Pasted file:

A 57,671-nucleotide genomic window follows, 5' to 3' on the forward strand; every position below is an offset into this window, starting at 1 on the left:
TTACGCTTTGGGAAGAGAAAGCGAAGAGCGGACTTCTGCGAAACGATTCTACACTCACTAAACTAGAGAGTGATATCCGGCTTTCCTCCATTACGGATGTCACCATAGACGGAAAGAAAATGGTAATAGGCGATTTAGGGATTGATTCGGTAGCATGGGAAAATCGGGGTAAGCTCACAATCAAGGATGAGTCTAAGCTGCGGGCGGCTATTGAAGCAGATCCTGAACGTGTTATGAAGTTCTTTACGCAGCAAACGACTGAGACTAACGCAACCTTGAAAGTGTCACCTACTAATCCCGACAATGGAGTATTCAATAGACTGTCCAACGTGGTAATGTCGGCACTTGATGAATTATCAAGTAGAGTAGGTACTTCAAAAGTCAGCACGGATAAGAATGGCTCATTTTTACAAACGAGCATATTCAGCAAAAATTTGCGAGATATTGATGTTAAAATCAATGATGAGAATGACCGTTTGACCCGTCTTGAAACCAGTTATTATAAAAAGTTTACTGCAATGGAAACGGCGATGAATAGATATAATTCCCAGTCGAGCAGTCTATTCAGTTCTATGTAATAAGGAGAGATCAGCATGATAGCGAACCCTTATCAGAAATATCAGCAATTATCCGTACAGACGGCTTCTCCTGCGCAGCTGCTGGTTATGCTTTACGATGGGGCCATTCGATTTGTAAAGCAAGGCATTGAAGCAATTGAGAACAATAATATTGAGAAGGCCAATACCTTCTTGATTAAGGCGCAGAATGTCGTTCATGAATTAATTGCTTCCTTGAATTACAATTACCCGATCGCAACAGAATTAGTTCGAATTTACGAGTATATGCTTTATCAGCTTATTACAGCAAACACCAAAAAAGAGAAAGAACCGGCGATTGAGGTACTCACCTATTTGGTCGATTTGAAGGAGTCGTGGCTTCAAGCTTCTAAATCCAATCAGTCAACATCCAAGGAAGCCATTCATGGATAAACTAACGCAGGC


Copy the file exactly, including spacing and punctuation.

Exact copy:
A 57,671-nucleotide genomic window follows, 5' to 3' on the forward strand; every position below is an offset into this window, starting at 1 on the left:
TTACGCTTTGGGAAGAGAAAGCGAAGAGCGGACTTCTGCGAAACGATTCTACACTCACTAAACTAGAGAGTGATATCCGGCTTTCCTCCATTACGGATGTCACCATAGACGGAAAGAAAATGGTAATAGGCGATTTAGGGATTGATTCGGTAGCATGGGAAAATCGGGGTAAGCTCACAATCAAGGATGAGTCTAAGCTGCGGGCGGCTATTGAAGCAGATCCTGAACGTGTTATGAAGTTCTTTACGCAGCAAACGACTGAGACTAACGCAACCTTGAAAGTGTCACCTACTAATCCCGACAATGGAGTATTCAATAGACTGTCCAACGTGGTAATGTCGGCACTTGATGAATTATCAAGTAGAGTAGGTACTTCAAAAGTCAGCACGGATAAGAATGGCTCATTTTTACAAACGAGCATATTCAGCAAAAATTTGCGAGATATTGATGTTAAAATCAATGATGAGAATGACCGTTTGACCCGTCTTGAAACCAGTTATTATAAAAAGTTTACTGCAATGGAAACGGCGATGAATAGATATAATTCCCAGTCGAGCAGTCTATTCAGTTCTATGTAATAAGGAGAGATCAGCATGATAGCGAACCCTTATCAGAAATATCAGCAATTATCCGTACAGACGGCTTCTCCTGCGCAGCTGCTGGTTATGCTTTACGATGGGGCCATTCGATTTGTAAAGCAAGGCATTGAAGCAATTGAGAACAATAATATTGAGAAGGCCAATACCTTCTTGATTAAGGCGCAGAATGTCGTTCATGAATTAATTGCTTCCTTGAATTACAATTACCCGATCGCAACAGAATTAGTTCGAATTTACGAGTATATGCTTTATCAGCTTATTACAGCAAACACCAAAAAAGAGAAAGAACCGGCGATTGAGGTACTCACCTATTTGGTCGATTTGAAGGAGTCGTGGCTTCAAGCTTCTAAATCCAATCAGTCAACATCCAAGGAAGCCATTCATGGATAAACTAACGCAGGC